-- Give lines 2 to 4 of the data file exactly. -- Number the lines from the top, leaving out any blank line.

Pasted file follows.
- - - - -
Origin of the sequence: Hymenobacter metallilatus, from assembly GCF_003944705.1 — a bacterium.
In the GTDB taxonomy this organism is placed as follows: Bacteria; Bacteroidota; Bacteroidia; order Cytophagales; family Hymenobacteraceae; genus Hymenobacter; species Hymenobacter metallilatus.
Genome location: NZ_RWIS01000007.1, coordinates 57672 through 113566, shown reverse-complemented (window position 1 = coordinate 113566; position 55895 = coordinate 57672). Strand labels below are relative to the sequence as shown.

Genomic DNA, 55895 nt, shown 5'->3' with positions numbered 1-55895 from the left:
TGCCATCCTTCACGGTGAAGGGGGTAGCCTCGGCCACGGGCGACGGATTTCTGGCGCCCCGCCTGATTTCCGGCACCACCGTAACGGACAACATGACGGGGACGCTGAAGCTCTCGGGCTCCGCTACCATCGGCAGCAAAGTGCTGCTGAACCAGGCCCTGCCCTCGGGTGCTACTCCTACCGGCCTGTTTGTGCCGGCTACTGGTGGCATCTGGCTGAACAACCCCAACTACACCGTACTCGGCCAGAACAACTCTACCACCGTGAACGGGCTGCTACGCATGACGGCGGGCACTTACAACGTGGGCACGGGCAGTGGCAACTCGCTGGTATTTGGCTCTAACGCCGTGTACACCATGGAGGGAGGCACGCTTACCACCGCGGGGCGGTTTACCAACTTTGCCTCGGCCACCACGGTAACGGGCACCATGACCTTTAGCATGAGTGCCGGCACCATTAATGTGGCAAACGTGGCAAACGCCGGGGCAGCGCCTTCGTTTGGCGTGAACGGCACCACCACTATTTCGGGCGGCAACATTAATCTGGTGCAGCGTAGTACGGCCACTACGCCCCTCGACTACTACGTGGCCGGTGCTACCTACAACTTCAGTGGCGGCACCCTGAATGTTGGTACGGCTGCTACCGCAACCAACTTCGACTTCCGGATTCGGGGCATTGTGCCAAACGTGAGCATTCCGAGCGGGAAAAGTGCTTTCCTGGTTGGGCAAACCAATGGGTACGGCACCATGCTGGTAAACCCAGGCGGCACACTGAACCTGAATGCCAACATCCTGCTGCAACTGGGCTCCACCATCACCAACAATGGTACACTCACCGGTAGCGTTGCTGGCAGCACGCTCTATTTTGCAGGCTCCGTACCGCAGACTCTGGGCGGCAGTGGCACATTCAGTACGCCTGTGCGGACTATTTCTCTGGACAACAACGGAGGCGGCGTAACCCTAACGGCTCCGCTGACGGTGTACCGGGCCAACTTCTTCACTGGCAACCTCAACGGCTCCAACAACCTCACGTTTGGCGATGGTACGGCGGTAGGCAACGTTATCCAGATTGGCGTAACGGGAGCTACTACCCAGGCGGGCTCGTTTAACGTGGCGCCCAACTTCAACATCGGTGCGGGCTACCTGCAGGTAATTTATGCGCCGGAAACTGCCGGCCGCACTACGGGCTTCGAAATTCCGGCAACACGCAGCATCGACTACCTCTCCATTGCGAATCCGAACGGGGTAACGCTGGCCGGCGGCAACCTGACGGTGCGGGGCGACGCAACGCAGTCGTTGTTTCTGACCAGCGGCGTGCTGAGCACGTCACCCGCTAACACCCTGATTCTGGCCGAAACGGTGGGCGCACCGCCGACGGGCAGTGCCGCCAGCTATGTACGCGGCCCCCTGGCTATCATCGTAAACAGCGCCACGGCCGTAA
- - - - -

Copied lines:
In the GTDB taxonomy this organism is placed as follows: Bacteria; Bacteroidota; Bacteroidia; order Cytophagales; family Hymenobacteraceae; genus Hymenobacter; species Hymenobacter metallilatus.
Genome location: NZ_RWIS01000007.1, coordinates 57672 through 113566, shown reverse-complemented (window position 1 = coordinate 113566; position 55895 = coordinate 57672). Strand labels below are relative to the sequence as shown.

Genomic DNA, 55895 nt, shown 5'->3' with positions numbered 1-55895 from the left: